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Tennessee Valley Healthcare System

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Tennessee Valley Healthcare System: “We accept that challenge.”

February 8, 2018

NASHVILLE, Tenn. – On Feb. 1, the U.S. Department of Veterans Affairs (VA) announced an aggressive new approach to produce rapid improvements at VA medical facilities which received the lowest score in its Strategic Analytics for Improvement and Learning (SAIL) rating system. Tennessee Valley Healthcare System (TVHS) is among those facilities.

SAIL is a tool developed to foster continuous improvement across VA's 150+ medical centers. However, it does not provide a complete picture of the care Veterans receive. Because the system is internal to VA, municipal and private health care facilities aren’t ranked using this scale. VA does compare its facilities to local area hospitals through its Access and Quality in VA Healthcare web site, and TVHS rates well above its non-VA counterparts in almost every facet of outpatient care.

While the most recent SAIL data rates TVHS as 1-Star, it is important to note the Nashville and Murfreesboro campuses have each improved in numerous quality measures over the rating period. There is still room for improvement, and SAIL helps identify those areas where TVHS can do better. Detailed plans are being worked to address these issues in a consistent effort to provide outstanding care to Veterans.

The latest ratings reflected several improvements within TVHS. The Nashville campus improved in eight areas. Included among those areas are a decline in adjusted lengths of stay, healthcare associated infections, standard mortality rate while in the hospital, and hospital-wide readmissions as well as increases in continuity of care, experience of care and rating of primary care providers. Nine improvements were noted at the Alvin C. York campus in Murfreesboro. Among these are declines in the standard mortality rate while in the hospital, standard mortality rate 30 days after admission, and hospital-wide readmissions as well as increases in continuity of care, experience of care and rating of primary care providers.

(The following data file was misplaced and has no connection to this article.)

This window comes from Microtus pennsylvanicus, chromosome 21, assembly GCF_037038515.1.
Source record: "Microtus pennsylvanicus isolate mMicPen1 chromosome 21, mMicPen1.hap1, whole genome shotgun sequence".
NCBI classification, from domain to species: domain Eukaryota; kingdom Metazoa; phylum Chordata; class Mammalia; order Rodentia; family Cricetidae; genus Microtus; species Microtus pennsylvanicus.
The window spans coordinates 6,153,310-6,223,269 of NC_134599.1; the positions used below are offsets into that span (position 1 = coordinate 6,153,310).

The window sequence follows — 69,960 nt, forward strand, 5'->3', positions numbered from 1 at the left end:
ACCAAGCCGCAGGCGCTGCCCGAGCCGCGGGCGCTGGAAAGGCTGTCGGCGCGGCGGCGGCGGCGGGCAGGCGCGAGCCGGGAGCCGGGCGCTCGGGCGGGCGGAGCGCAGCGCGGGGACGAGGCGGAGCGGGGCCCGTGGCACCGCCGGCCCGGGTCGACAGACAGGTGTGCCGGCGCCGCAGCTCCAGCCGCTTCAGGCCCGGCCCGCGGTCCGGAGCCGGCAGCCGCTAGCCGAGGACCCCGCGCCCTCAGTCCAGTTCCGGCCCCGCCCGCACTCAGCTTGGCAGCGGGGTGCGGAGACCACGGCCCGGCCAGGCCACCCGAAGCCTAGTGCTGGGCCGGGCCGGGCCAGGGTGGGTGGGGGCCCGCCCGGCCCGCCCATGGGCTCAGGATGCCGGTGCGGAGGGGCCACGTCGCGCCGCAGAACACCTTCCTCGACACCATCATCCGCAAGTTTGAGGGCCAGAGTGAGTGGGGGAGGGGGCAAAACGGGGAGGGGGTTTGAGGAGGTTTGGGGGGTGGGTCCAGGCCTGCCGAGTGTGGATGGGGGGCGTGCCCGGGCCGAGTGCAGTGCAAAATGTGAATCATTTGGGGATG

Areas where SAIL data indicates TVHS needs improvement include registered nurse turnover rate and capacity. To address this, TVHS established a chief experience officer position focused on strengthening employee culture. This is aimed at helping to reduce turnover and increase employee satisfaction, which will also improve Veterans’ experiences in the facilities. One of TVHS’s biggest capacity issues stems from Veterans who fail to show up for scheduled appointments and don’t cancel the appointment. This skews the metric, but more important it takes time away from other Veterans who need care. TVHS is looking at its processes and will develop an appropriate campaign of action to drive the no-show rates down.

The SAIL rating is comprised of more than 20 metrics. Each of these can be broken down into several action items. The TVHS team is working with other VA facilities across the nation to adopt best practices and improve on each metric. Team members participate in weekly collaborative calls to share strategies and implement tactics for improvement. VA’s SAIL program subject matter experts visit TVHS campuses several times a year to offer coaching.

The TVHS leadership team is focused on using the SAIL program as it was intended, to identify ways to improve its health care system for Veterans.

“The current Tennessee Valley Healthcare System leadership team consists of the exact mix of personalities and skills needed to deliver positive change to Middle Tennessee Veterans,” said Jennifer Vedral-Baron, TVHS Director. “We accept that challenge.”

The TVHS Community Living Center (Geriatric Extended Care program) at Alvin C. York campus in Murfreesboro is rated on its own and received a four-star rating. It has never received fewer than 4 stars since its ratings were first published a few years ago.

TVHS is an integrated tertiary health care system comprised of two hospitals, the Alvin C. York Campus in Murfreesboro and the Nashville Campus, as well as more than a dozen community-based outpatient clinics located in Tennessee and Kentucky. TVHS provides ambulatory care, primary care, and secondary care in acute medicine and surgery, specialized tertiary care, transplant services, spinal cord injury outpatient care, and a full range of extended care and mental health services.